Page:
Julia Deitz1

1, The Ohio State University, Columbus, Ohio, United States

The ultimate performance of semiconductor materials and devices relies on the ability to characterize and optimize their structural, chemical, and electronic properties at the nanoscale. While high-resolution structural characterization via aberration-corrected scanning transmission electron microscopy (STEM) is approaching routine, the same cannot be said yet of electronic structure/properties analysis. However, with drastic improvements in energy resolution via recent advances in monochromation, low-loss electron energy-loss spectroscopy (EELS) has the potential to fill this much-needed role. Here, we present work on the application of low-loss EELS, using a monochromated FEI Titan3 G2 STEM, toward two important electronic characterization thrusts in CuIn1-xGaxSe2 (CIGS) solar cells: spatially-resolved bandgap profiling using a newly-developed analysis approach, and detection of sub-gap defect states with high spatial and energy space accuracy.

Compositional nonuniformity can play a significant role in device performance due to resultant changes within a material’s bandgap. However, accurate characterization of such issues, especially in a complex, phase-rich material system like CIGS, is far from straightforward. A new, simplified bandgap extraction method, based on straightforward Gaussian fit model, was developed to enable more rapid and robust bandgap profiling. The applicability of this technique was demonstrated within the cross-section of a CIGS solar cell containing intentional Ga/(Ga+In) composition (and thus bandgap) gradients. Comparison of the EELS-based bandgap profile to the nominal profile calculated using STEM-based energy dispersive X-ray spectroscopic composition data shows excellent spatially-resolved agreement. While this approach sacrifices a small degree of absolute (systematic) accuracy, excellent internal precision is maintained, and the effectively intervention-free methodology improves analytical speed and robustness.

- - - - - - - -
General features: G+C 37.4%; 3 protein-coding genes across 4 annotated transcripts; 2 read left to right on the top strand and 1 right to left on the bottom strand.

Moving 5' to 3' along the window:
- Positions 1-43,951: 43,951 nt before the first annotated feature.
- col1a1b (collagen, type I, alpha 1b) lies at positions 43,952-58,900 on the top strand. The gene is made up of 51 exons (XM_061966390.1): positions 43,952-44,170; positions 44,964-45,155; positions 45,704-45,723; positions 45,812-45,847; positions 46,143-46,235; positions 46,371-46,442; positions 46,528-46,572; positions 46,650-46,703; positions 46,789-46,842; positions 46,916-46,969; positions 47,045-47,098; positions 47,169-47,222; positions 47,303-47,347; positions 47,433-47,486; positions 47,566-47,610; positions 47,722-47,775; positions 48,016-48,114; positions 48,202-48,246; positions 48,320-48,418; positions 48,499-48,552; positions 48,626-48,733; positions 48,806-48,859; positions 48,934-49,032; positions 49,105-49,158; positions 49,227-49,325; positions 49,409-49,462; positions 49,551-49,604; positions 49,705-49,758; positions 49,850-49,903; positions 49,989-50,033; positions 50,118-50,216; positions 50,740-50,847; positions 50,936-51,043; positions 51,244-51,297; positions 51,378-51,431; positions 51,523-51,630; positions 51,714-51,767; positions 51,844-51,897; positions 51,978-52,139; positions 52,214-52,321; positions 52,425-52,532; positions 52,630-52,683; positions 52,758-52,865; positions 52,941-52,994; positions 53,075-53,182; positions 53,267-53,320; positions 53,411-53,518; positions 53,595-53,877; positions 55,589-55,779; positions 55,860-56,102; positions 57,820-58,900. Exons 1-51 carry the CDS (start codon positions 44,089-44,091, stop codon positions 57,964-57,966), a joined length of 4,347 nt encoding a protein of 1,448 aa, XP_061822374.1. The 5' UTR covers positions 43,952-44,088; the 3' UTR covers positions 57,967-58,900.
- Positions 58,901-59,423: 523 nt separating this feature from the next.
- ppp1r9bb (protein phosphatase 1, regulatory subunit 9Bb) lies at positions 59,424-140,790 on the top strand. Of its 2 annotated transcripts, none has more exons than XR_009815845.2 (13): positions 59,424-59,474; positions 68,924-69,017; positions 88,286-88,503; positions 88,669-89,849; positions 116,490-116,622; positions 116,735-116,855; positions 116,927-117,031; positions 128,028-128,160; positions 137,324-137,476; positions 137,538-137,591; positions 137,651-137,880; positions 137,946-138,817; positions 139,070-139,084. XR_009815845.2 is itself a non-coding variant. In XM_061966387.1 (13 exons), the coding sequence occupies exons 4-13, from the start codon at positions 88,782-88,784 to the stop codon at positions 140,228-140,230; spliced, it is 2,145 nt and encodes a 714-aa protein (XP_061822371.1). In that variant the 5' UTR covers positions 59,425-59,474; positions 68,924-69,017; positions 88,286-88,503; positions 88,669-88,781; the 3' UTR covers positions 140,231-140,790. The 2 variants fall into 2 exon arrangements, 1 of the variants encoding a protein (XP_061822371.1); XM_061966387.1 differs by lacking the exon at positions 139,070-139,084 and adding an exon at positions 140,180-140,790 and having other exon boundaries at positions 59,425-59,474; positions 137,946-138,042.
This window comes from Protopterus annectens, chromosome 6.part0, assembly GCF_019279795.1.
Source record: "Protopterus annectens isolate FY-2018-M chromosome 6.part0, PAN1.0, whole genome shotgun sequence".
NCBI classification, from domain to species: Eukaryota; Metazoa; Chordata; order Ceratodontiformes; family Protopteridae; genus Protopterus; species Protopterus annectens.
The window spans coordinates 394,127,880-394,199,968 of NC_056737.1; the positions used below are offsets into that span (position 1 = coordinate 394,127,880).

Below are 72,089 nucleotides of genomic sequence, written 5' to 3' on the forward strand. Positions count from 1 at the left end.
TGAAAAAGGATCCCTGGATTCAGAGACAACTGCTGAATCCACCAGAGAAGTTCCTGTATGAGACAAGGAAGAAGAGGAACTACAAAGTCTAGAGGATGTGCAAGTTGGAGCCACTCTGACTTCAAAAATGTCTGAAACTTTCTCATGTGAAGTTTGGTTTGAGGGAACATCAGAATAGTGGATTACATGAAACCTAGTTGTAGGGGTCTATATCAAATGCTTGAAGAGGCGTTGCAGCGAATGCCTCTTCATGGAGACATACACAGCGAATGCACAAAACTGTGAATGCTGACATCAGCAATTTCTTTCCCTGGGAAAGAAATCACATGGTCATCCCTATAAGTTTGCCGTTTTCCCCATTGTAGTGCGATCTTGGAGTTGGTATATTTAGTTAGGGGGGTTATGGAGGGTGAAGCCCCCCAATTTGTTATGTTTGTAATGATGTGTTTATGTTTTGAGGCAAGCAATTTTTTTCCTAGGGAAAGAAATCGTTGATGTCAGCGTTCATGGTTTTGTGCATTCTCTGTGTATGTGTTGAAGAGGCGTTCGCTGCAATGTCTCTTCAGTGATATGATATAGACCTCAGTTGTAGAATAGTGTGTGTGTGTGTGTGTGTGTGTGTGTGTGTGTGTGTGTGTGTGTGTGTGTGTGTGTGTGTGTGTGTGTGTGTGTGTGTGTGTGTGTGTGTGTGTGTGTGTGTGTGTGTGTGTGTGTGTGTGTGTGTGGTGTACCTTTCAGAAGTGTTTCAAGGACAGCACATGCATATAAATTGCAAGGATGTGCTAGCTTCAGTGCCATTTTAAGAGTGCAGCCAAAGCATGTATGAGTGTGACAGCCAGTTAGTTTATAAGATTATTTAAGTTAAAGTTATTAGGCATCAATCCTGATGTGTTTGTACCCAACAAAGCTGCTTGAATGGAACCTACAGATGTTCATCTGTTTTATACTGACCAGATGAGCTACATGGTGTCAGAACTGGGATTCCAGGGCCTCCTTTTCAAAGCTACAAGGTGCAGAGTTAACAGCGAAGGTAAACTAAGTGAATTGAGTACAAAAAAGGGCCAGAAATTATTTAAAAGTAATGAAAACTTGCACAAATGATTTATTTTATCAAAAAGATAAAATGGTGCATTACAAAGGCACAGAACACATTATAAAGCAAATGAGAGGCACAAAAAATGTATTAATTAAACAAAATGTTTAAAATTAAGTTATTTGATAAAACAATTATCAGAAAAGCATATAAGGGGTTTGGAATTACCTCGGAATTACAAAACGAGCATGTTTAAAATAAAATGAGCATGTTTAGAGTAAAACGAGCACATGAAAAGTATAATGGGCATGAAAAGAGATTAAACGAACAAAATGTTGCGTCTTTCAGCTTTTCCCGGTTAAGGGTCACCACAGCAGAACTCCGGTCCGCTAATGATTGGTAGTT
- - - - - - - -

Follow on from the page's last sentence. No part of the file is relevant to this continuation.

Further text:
Electrically active defects, a well-known problem in CIGS (and many other semiconductor materials), limit achievement of maximum device performance. However, as before, correlating these defect levels with specific defect structures is exceptionally difficult. To this end, we present work on the energy- and spatially-resolved detection of sub-gap defect levels within two different CIGS samples with two different trap energies (EV + 0.43 eV and EV + 0.56 eV). Low-loss EELS is shown to not only enable spatially-resolved detection of these states, but is also found to provide identical energies to those obtained using conventional deep level transient spectroscopy (DLTS). Furthermore, correlation between a new scanned probe DLTS method and low-loss EELS show accurate correlation in both spatial localization and sub-gap energy position. Taken together, these results indicate the potential of high-resolution low-loss EELS for the accurate nanoscale characterization of important electronic structure details.